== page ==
By Paul Jones, Head of Technology, SAS UK & Ireland
Fintechs are turning up the heat in retail and corporate banking. As smaller, more agile providers have entered the banking market, customers are getting used to a higher level of service – a personalised, digital experience that guides them to make quicker, smarter decisions about their finances. For traditional banks to compete, they need to transform the way they operate. On the retail banking side, that means digitising customer-facing services. No queuing in branches, no paperwork. And when customers apply for a credit card or loan, they get a decision in seconds.
Meanwhile, on the corporate side, the aim of transformation is often to enable an everything as a service (XaaS) strategy, building smart packaged offerings such as treasury as a service or risk management as a service, which the bank can both consume in-house and provide to enterprise clients.
Data-driven digital transformation
To foster this type of digital business transformation, banks need to redesign both internal and customer-facing processes to embed data-driven decision making. By integrating intelligent automation and decisioning capabilities into their operations, banks can eliminate paperwork and manual processing. This will greatly improve service levels to customers while keeping the cost-to-serve to a minimum.
The creation of these data-driven services depends on the ability to design, build, test and deploy processes that embed predictive models using both well-established statistical methods and new artificial intelligence and machine learning (AI/ML) techniques. The development life cycle for these models is inherently experimental. It’s vital to try different approaches, test the results, and iterate on the candidates that offer the greatest potential. To remain relevant in the digital age, organisations must deliver such experiments with agility and speed.
The obstacle of legacy infrastructure
The problem is that banks’ traditional IT architectures – built around legacy on-premises systems – are a uniquely bad environment for developing these models. Due to the experimental nature of the models, it’s very difficult to forecast what type of infrastructure banks will need for upcoming projects. For example, different machine learning algorithms run best on hardware that has been optimised for that category of model building. If you invest in a cluster of servers with a particular configuration of memory and processors, it may only be suitable for a small subset of the work you actually need to do. And every time you need to change your approach, you’ll face high fixed costs and a long lead time to get the right infrastructure in place.
Instead, you need an IT architecture that allows you to set up experiments quickly and manage them flexibly. When an idea doesn’t work out, you should have the ability to fail fast and cut your losses. And when an idea succeeds, you need to get it into production rapidly and roll it out for enterprise-scale deployment.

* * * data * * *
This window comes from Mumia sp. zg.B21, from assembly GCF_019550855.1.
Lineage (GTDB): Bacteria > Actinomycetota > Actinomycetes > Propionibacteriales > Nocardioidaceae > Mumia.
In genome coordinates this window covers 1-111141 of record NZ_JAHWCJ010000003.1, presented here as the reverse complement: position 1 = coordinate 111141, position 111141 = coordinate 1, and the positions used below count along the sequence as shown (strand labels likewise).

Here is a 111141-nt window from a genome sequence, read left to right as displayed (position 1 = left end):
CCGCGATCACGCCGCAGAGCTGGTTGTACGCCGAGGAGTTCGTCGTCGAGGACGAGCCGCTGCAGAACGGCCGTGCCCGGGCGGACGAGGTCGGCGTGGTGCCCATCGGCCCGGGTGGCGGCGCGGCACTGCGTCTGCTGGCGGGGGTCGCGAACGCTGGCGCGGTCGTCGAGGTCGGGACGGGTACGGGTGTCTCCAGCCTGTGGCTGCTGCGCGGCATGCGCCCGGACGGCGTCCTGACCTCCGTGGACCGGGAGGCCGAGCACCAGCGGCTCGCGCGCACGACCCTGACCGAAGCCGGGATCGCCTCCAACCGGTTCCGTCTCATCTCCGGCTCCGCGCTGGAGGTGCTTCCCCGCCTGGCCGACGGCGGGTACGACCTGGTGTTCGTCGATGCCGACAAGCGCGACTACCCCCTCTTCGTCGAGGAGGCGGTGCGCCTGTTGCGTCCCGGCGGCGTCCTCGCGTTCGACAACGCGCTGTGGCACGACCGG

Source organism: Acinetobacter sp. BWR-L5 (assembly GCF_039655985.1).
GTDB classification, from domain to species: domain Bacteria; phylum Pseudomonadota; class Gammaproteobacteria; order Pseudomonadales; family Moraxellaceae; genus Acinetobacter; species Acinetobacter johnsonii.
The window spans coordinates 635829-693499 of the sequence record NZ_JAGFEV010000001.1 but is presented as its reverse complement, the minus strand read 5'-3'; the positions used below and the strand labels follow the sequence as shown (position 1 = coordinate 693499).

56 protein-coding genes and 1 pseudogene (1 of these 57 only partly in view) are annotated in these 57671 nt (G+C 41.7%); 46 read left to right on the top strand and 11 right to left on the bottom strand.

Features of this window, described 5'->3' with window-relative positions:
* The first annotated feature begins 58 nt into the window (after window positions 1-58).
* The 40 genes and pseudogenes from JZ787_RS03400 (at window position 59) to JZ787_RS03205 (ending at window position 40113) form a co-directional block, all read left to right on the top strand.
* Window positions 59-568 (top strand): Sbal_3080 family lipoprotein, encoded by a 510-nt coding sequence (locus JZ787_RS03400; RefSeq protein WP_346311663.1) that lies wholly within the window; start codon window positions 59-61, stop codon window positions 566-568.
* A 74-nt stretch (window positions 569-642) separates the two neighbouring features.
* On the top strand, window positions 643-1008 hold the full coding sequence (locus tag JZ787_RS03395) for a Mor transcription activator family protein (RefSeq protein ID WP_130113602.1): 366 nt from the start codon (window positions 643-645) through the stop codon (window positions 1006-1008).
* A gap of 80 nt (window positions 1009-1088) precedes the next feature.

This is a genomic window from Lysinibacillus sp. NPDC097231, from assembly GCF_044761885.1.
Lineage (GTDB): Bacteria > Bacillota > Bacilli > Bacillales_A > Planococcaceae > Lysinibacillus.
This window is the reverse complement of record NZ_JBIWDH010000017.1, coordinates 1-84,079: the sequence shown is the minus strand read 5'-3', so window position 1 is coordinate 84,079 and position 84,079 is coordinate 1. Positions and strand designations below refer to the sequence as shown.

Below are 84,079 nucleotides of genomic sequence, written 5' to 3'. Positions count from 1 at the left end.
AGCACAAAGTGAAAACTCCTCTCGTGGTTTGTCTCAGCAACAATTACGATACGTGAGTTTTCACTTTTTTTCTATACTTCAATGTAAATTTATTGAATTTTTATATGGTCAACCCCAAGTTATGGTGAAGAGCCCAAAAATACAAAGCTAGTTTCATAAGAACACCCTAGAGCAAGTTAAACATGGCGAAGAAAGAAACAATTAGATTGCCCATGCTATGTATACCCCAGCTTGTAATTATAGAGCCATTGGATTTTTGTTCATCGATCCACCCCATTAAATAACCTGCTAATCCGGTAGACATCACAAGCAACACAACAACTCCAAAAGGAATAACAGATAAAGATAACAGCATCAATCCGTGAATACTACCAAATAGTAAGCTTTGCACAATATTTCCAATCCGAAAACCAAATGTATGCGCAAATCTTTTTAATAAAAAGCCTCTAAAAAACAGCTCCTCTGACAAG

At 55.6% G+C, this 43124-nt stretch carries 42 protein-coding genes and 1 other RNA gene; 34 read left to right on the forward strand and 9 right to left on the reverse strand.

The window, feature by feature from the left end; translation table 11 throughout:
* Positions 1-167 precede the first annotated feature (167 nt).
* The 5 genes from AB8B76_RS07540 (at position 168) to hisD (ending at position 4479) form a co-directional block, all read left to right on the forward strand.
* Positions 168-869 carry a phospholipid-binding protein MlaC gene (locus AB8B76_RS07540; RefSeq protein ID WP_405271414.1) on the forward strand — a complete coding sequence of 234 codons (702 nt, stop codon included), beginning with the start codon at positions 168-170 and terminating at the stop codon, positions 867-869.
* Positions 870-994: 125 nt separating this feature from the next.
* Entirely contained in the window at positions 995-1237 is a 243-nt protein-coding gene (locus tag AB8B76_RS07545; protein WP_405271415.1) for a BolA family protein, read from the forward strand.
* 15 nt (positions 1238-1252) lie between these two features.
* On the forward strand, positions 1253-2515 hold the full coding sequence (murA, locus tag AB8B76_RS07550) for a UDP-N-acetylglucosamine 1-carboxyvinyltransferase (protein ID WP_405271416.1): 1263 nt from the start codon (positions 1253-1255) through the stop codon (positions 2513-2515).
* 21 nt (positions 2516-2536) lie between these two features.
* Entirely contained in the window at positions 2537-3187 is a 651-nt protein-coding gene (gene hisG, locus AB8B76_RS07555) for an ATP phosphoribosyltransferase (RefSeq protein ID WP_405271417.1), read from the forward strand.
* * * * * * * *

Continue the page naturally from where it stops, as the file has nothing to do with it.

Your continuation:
The promise of cloud-based analytics
The cloud is the perfect environment for these exploratory projects. It gives you the freedom to spin up almost any type of infrastructure within minutes, and either scale it or shut it down instantly depending on the results.
Cloud environments also free you from dependencies on departmental silos and the quirks of your internal network. They give you a green-field site where cross-functional teams can collaborate freely, enabling you to build models that combine domain knowledge from different areas of the bank and create opportunities for XaaS offerings that would never have been possible in the past.
While most of the major public cloud providers now offer a range of analytics-specific infrastructure services, they come at a price. Once your data and models live in a particular proprietary cloud repository, they can be difficult to get out again. You’re locked into their infrastructure for the foreseeable future.
Besides the commercial implications, this lock-in poses a major regulatory problem for banks. According to the latest consultation paper on outsourcing and third-party risk management from the Prudential Regulatory Authority (PRA), regulators expect banks to be able to port any outsourced services over to another provider or bring them back in house without any risk to business continuity.
The right tool for the job
I’ve had conversations about moving to the cloud with CIOs at banks of various sizes, and this issue of portability has been a recurring theme. They are looking for analytics solutions that work with any vendor and run on any cloud platform – or move between platforms – without significant disruption. In fact, since many banking use cases involve analysing data that is too sensitive to store outside the internal network, one of the most-requested offerings is a hybrid cloud/on-premises solution. Banks could then perform experimental projects with anonymised data in the cloud and then bring the successful models back into their own data centre for deployment in production.
Finally, while there’s a lot of buzz around AI/ML techniques, it’s important to recognise that they are not always the best option. Traditional statistical methods can be equally powerful, cost less to maintain, and can be easier to explain and audit – an increasingly important capability, as a recent legal case in the Netherlands demonstrates. My advice is always that banks should look for a single platform that gives equal support to both statistical and AI/ML modelling techniques and provides easy-to-use visualisations that make models easier to interpret. This allows your data scientists to pick the best tool for the job. And makes it easier for you to ensure the safe and responsible use of your data.